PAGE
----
Hello, David; we will NOT miss you
On Saturday August 29, Dominicans, especially those over fifty, will remember this extremely traumatic weather event 41 years ago that totally transformed the Dominican landscape.
As we recall the destruction that Hurricane David, this category 5 hurricane caused, we submit that the sores of David had not completely healed when another category five hurricane, Maria, tore these wounds open.
We would, therefore, contend that the lessons that this country ought to have learnt from these two mega-storms (Hurricane David on August 29, 1979 and Hurricane Maria on 18 September, 2017) have not been heeded.
As we have said in earlier editorials, Dominicans continue to display a harmful level of complacency to catastrophe after catastrophe. We care so little, we take things for granted so much that it appears that we like it so.
Environmentalists and disaster risk professionals offered the same analysis after Hurricane David devastated Dominica 41 years ago, that we are unprepared for any type of natural disaster. Tropical Storm Erika was not even a hurricane yet it caused more than $1 billion in damage to the country's infrastructure including Douglas-Charles, Dominica's main airport. In addition, the country's struggling economy was crippled for many years. A once-thriving village, Petite Savanne, was abandoned and the people moved to Bellevue Chopin, a village many miles away.
Although it can be argued that the physical scares of Hurricane David have somewhat healed after 41 years, we believe that Dominica has not effectively learnt the lessons that it should from the ordeal. Undoubtedly, the island is still as vulnerable as it was on 29 August 1979.
On that day, one year after the island attained political independence from Britain and three months after the Patrick John government was violently overthrown, David, a category five hurricane packing winds of 150 miles per hour and carrying millions of gallons of rain, slammed into the island. David striped trees from mountains and smashed homes to smithereens. After pounding Dominica for more than six hours, 56 people died, more than 180 were injured and 75 percent of the population were homeless. For many months after David, hundreds lived in tents in the Botanic Gardens or elsewhere; or boarded-and-lodged with more fortunate friends and relatives.
Most significantly, the winds of David virtually blew away Dominica's economy. Roads and bridges were destroyed; almost every banana plant was broken; coconuts and other fruits littered the ground. Thankfully, many countries came to the aid of our distressed country. After two months, the Interim Government of Oliver J. Seraphine announced that it had received pledges of US$37 million mainly from the United States, Britain, Canada and other Caribbean countries. Apart from the physical damage, one of the more lasting impacts of Hurricane David was the massive exodus, in the wake of the storm, of the country's human recourse especially young, educated and trained members of the work force. That haemorrhaging is still being felt 41 years after and that internal bleeding was made worse by Hurricane Maria in September 2017.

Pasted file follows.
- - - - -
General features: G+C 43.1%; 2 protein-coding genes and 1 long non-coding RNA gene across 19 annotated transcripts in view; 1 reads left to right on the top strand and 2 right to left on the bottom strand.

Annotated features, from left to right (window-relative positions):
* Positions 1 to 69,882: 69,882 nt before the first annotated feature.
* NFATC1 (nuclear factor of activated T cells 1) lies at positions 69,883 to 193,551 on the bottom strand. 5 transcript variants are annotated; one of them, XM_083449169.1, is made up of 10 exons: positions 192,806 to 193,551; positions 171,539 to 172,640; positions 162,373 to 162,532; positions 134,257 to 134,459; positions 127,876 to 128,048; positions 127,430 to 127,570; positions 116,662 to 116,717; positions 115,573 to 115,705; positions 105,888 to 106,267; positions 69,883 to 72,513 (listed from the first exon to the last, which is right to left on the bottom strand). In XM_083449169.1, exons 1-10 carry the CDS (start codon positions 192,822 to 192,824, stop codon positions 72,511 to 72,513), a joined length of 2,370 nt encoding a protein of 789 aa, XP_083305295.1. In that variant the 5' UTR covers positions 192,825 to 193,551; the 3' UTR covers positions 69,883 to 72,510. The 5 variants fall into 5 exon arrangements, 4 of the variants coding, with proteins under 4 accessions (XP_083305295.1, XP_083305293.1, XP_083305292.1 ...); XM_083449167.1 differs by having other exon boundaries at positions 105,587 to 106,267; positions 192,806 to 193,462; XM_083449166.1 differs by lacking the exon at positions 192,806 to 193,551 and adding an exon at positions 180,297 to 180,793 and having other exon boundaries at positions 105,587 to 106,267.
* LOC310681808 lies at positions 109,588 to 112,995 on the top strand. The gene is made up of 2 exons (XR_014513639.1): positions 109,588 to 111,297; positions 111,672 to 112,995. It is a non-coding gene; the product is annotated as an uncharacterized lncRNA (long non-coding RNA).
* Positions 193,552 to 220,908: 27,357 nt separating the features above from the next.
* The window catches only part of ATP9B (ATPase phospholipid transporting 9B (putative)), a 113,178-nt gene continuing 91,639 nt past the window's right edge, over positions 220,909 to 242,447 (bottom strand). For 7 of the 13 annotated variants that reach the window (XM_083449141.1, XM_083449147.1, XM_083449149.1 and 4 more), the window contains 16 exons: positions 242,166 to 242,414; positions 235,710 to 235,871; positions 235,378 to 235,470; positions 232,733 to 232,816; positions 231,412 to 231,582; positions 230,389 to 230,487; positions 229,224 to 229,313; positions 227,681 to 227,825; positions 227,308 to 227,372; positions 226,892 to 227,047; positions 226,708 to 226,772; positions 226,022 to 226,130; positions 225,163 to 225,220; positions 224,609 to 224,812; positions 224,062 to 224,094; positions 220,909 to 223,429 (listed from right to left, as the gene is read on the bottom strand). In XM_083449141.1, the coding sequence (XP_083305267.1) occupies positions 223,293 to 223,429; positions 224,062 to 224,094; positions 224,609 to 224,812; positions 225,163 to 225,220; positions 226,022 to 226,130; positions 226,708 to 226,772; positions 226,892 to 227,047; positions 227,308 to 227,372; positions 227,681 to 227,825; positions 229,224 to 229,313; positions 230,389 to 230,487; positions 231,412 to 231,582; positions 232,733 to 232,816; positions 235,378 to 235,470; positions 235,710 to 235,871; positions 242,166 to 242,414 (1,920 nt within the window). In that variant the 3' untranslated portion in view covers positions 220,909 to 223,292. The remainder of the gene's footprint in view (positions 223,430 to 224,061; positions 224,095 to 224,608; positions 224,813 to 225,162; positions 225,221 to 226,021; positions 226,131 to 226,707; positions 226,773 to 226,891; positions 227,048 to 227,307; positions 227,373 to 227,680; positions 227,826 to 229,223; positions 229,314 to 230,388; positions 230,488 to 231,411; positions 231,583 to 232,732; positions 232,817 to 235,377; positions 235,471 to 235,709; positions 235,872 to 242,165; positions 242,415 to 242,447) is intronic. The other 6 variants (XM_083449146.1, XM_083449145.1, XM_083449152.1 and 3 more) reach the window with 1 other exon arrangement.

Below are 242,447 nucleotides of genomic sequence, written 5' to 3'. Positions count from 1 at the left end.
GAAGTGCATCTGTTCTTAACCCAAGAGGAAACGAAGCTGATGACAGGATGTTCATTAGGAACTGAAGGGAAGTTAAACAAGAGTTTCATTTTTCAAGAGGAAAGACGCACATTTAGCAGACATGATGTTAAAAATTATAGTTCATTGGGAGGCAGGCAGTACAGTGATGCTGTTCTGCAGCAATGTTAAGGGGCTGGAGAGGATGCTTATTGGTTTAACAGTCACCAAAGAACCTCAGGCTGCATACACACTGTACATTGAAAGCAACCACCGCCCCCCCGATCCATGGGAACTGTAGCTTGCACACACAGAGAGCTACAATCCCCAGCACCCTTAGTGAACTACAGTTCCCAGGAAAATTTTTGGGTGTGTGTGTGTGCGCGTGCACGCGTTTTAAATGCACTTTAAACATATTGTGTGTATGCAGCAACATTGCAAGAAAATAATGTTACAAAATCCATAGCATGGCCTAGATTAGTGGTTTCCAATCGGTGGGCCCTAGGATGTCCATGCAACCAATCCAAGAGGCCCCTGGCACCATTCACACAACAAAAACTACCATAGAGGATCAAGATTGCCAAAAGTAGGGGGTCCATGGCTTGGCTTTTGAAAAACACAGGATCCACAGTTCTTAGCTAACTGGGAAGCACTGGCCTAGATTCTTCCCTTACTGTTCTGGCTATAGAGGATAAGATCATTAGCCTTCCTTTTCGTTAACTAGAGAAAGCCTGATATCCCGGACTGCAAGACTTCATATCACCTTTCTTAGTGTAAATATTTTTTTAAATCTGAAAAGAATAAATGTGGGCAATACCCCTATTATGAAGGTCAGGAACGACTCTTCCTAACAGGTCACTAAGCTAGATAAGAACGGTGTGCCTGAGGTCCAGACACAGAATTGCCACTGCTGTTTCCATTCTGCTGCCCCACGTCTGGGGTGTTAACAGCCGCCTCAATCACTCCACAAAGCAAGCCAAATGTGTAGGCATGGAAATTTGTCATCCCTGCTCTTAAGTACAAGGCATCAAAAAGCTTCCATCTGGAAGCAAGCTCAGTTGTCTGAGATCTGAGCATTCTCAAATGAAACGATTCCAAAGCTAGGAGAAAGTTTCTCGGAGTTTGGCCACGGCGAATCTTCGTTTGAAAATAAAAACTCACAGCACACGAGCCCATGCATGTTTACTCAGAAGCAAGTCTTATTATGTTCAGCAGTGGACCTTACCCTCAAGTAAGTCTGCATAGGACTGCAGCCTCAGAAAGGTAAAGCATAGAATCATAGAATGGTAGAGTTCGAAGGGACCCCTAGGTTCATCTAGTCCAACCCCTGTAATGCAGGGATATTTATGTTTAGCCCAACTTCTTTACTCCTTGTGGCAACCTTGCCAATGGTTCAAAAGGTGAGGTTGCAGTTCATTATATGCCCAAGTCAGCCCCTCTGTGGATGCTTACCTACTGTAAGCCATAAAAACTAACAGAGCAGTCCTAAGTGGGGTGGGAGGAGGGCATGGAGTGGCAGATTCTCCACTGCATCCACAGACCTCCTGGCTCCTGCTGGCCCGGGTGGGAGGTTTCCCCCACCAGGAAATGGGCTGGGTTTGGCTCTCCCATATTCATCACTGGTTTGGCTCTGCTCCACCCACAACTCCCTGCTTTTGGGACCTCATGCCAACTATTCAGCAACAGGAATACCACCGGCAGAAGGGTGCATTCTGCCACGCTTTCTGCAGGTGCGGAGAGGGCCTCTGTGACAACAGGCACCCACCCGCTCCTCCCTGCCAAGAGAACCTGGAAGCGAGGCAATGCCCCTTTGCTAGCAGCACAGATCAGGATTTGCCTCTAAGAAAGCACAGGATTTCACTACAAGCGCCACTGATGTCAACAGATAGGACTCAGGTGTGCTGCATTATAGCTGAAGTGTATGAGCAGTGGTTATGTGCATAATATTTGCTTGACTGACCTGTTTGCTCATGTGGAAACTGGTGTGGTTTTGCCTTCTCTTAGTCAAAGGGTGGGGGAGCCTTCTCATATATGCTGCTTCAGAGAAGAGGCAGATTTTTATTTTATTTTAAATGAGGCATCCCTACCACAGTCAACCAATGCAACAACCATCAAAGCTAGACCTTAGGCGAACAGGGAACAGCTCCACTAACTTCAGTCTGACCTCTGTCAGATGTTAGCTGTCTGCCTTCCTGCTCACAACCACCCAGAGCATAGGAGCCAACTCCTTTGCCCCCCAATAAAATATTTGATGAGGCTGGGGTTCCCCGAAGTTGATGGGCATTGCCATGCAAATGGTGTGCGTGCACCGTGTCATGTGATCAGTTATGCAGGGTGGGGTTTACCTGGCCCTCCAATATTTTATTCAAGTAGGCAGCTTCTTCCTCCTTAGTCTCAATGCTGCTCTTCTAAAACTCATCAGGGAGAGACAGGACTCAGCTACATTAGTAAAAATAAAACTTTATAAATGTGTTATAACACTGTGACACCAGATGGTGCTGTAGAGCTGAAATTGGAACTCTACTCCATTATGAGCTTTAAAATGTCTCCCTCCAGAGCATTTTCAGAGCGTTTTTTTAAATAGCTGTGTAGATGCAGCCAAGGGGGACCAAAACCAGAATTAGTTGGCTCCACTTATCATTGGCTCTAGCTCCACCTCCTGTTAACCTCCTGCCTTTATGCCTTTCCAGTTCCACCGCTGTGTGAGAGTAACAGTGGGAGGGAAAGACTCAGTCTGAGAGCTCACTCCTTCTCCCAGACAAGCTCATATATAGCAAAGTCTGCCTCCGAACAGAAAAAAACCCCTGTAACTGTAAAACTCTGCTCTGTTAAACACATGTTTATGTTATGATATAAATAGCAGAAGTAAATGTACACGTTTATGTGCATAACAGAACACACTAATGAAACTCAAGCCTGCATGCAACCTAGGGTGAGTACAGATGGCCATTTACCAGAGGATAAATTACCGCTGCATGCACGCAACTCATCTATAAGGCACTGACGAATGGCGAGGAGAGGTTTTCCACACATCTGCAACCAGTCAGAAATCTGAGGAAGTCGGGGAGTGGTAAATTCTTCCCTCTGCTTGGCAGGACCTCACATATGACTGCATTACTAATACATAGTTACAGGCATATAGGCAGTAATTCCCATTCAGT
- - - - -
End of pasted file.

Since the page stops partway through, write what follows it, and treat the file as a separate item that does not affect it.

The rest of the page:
The point we need to stress here is that given the severe pain that David inflicted and the extremely high cost of natural disasters, one would expect the government and its people would plan more adequately because we do not exaggerate when we say that the threat of being devastated by another major hurricane or tropical storm is as real as tomorrow.
As we stated earlier, long before Erika and Maria struck, architect Severin McKenzie told us that he believed that Dominica needed to go beyond the antiquated approach of having people meeting in disaster relief committees. "If you know your house is not strong enough, before a hurricane you can strengthen it. So be proactive and retrofit your house. We are not moving in this direction at all," McKenzie said.
In other words McKenzie suggested that we are not taking adequate measures to reduce the cost of disasters.
One glaring example of this laissez faire attitude towards disaster risk mitigation can be found in the agriculture sector, one of the most important to the local economy. Note that there is no national farm insurance scheme since the demise of WINCROP more than four decades ago. Year after year thousands of entrepreneurs who have invested millions watch their investments blow away.
We ask: why haven't Dominican farmers joined forces with their counterparts in the sub-region to organise a suitable insurance scheme for the sector?
Why haven't institutions, like the Inter-American Institute for Cooperation on Agriculture (IICA) advised governments of the region that the absence of an insurance scheme for farming is one of the most significant issues constraining the development of the sector?
Why haven't farmers and farmers organisations told politicians that one of the most important ways of building resilience in agriculture is an insurance scheme and that politicians must organise it now, or else?
Based on discussions with persons who are familiar with the state of Dominica's preparedness for natural disasters, we have concluded that although Dominicans are unquestionably more aware of the occurrence and consequences of hurricanes and tropical storms, due to the mass media and the internet, the country is as under-prepared for a major disaster as it was before Hurricane David in 1979.